Newsletter No.18 The Science of Kung-Fu Style Tea Brewing

[2013.06.15] Posted By

Japanese teapot
In this newsletter, I would like to explain about the ultimate tea brewing technique that lasts the freshness of the tea flavor over the multi infusions. I will share some scientific approaches of brewing tea. In general, the higher the quality of tea leaf, the more delicate it becomes. As far as I am concerned, fresh tea leaves and fresh vegetables are the same. Please imagine fresh lettuce in salad, it gives very fresh green aroma. However, if the fresh lettuce is placed in the boiling hot water for a while, what would happen? The lettuce will be instantly cooked and it no longer gives fresh flavor.

Japanese teapot

We must minimize the heat damange on tea leaf during brewing

This is a very important point for brewing tea. If I put my finger in the boiling water for a few seconds, my finger may be seriously damaged. Not to mention if I put it in for a minute, my finger will be “perfectly” burned. However what if I insert my finger and immediately remove it such as within 0.01 second? I assume that my finger may not be hurt. The same logic can be applied in brewing tea. We need to efficiently extract the flavor of tea leaf, but we do not want to cook the leaf. If tea leaf is soaked in hot water for a long time, tea leaf will be cooked just like the boiled vegetable. It will also rob the tea of its aromatics and rendering the fragrance flat and dull. Besides, the antioxidants inside the tea leaf will be oxidized and destroyed.

So what is the ideal brewing technique?

I increase the ratio of tea leaf to water volume we used for brewing.For example, the classic method says that brew 3g of leaf in 300ml of water for 1 minute. I can get the same efficiency of extraction if I follow the ratio of tea leaf to water, and the brewing time as follows:

A. 3g / 300ml = 1 minute

B. 3g / 100ml = 20 seconds

C. 6g / 100ml = 10 seconds

D. 6g / 50ml = 5 seconds

The fundamental approach in Kung-Fu Tea Brewing

Surprisingly, even if I make tea according to method D, I can enjoy the same intensity of flavor as method A. This is a scientific approach. However this method is not originated from me. The same theory has been developed long ago in Chaozhou, China. It is known as the Kung-fu tea brewing technique. Chaozhou is the hometown of Phoenix Dan Cong oolong. Phoenix Dan Cong oolong is one of the most intricate and complex teas to manufacture. This tea is made with highly developed process that is labor-intensive and challenging for tea masters. As a reward, tea gives unimaginably strong fruity or flowery flavor reminiscent of apricot, mango, peach, honey, marigolds or orchids.Traditionally people in Chaozhou did not want to spoil the freshness of this tea. They wish to enjoy this strikingly flavorful teas as many infusions as they can. Kung-fu tea brewing technique was developed to achieve very short infusion so as not to cook (oxidize) the tea leaf and maintain its freshness over many brewing. Once we learned this very short infusion technique, the flavor of tea is still identical even after repeated brewing. The fresh flavor that we enjoyed on the first brewing can be remained for more than 6 brewing. Since the ratio of tea to water is very high, we can brew many times, usually more than 10 times.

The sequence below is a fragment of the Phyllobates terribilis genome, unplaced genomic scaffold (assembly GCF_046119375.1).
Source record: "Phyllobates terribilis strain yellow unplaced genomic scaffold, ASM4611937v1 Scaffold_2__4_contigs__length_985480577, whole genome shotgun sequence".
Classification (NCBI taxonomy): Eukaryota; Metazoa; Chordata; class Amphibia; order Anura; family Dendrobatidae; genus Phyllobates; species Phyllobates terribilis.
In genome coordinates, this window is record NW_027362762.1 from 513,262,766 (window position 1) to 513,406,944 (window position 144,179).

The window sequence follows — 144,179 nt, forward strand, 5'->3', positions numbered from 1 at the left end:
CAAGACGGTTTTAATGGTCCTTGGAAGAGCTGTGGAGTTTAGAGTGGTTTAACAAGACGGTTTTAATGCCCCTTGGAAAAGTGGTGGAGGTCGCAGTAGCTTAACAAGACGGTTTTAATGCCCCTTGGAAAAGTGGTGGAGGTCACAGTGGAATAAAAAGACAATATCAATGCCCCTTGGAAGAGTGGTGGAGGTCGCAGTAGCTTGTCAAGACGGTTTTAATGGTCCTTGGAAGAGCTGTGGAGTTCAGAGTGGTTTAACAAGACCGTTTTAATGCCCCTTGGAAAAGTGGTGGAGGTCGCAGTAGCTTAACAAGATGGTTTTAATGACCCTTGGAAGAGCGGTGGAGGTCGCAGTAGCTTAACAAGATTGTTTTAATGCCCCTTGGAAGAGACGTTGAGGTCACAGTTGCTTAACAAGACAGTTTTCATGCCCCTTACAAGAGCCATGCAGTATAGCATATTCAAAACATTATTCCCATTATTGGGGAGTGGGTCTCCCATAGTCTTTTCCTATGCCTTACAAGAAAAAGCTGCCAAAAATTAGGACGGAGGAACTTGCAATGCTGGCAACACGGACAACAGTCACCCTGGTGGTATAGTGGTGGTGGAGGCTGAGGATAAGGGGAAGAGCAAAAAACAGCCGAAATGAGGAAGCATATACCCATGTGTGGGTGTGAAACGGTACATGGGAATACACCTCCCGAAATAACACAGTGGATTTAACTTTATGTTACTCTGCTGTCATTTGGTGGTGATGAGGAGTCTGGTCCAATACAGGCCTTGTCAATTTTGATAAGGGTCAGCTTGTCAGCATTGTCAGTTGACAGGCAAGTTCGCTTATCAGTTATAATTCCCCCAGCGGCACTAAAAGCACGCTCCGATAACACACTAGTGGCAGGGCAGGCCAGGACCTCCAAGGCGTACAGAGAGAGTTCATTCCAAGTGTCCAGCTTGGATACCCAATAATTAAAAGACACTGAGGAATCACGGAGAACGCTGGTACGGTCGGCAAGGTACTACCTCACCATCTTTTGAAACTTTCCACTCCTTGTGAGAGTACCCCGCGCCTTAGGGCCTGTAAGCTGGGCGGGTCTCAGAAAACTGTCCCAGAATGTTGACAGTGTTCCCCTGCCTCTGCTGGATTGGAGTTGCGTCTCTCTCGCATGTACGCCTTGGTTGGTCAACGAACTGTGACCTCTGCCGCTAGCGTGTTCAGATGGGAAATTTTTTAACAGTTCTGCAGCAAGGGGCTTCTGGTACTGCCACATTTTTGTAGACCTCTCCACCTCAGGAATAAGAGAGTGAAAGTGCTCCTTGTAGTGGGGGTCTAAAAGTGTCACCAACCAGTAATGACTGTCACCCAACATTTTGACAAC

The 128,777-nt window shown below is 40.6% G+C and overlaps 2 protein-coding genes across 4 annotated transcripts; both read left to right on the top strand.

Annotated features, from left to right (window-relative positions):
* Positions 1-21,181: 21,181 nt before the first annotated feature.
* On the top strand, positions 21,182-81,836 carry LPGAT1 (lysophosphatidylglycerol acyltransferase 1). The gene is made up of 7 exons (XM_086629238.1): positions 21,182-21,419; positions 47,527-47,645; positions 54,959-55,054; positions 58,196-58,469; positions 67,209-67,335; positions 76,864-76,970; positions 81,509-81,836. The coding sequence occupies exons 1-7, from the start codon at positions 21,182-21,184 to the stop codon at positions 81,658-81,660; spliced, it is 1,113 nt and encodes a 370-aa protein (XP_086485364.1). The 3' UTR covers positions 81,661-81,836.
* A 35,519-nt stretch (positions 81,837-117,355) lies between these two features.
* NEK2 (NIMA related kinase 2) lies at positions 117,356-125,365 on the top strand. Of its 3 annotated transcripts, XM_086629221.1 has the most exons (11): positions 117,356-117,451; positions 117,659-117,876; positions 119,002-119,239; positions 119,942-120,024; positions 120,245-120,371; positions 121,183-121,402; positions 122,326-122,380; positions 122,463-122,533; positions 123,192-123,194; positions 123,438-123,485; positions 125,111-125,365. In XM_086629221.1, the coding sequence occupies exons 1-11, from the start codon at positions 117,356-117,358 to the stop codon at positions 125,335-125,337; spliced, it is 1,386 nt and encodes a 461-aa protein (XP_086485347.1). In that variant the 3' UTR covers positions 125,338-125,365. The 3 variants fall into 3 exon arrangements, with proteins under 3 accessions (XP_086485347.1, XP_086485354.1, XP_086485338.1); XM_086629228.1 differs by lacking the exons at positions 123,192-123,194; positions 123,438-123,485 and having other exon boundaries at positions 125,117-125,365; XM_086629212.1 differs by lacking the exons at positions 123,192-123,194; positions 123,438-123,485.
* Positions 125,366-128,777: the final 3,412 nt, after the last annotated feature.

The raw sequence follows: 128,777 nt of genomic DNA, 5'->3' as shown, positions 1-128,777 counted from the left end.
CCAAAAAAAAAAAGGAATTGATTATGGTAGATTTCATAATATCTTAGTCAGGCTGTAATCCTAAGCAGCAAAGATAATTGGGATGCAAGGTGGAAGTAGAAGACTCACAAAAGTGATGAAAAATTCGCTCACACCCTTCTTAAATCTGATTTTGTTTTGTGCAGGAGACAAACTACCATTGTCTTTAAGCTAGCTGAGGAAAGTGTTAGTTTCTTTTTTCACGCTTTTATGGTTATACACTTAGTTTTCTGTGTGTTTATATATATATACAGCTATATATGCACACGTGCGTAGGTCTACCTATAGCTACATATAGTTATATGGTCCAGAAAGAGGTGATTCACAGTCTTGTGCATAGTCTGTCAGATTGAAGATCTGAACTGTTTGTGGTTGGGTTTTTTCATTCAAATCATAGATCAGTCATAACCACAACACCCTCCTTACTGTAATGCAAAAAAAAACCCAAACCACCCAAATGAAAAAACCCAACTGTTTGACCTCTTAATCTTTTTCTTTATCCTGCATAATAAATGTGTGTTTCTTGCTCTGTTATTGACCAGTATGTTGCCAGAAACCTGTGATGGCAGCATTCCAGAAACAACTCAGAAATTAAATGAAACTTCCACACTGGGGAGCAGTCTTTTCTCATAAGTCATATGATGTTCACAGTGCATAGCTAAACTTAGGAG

It is important to cool down the tea leaf each time before subsequent brewing

There is one important tip. After every brewing, remove the lid from tea pot and let the leaf cooled down before the next brewing. Usually I use a pitcher to gather the first to third brewing to get an even concentration before serving. From second brewing onwards, I practice “touch and go” brewing style; it means tea is infused for less than a second.

Kung-Fu brewing also increase the function of tea

Generally, green tea contains a lot of antioxidant, that is more sensitive to heat compared to other kind of tea. Even if I practice this technique, due to the remaining heat from previous brewing, the tea leaf may be cooked. Under the circumstances, it is necessary to cool down the hot water to about 80 degree Celsius. It is important to brew as short as possible. In addition, it is good to use a flat-shaped teapot so that tea leaf could widely spread and more efficient to release the heat. If your technique is good, green tea and even green oolong tea can remains very fresh green in color even if brewing up to 10 times.

Brewing method using Hohin following the Kung-Fu style tea brewing

The following video shows short infusion technique using Houhin. Houhin has the same function as the gaiwan, but its design is more handy; I can instantly pour out the tea without any worry that my fingers get burned, like what I used to experience when just started to use the traditional gaiwan.

Japanese teapot

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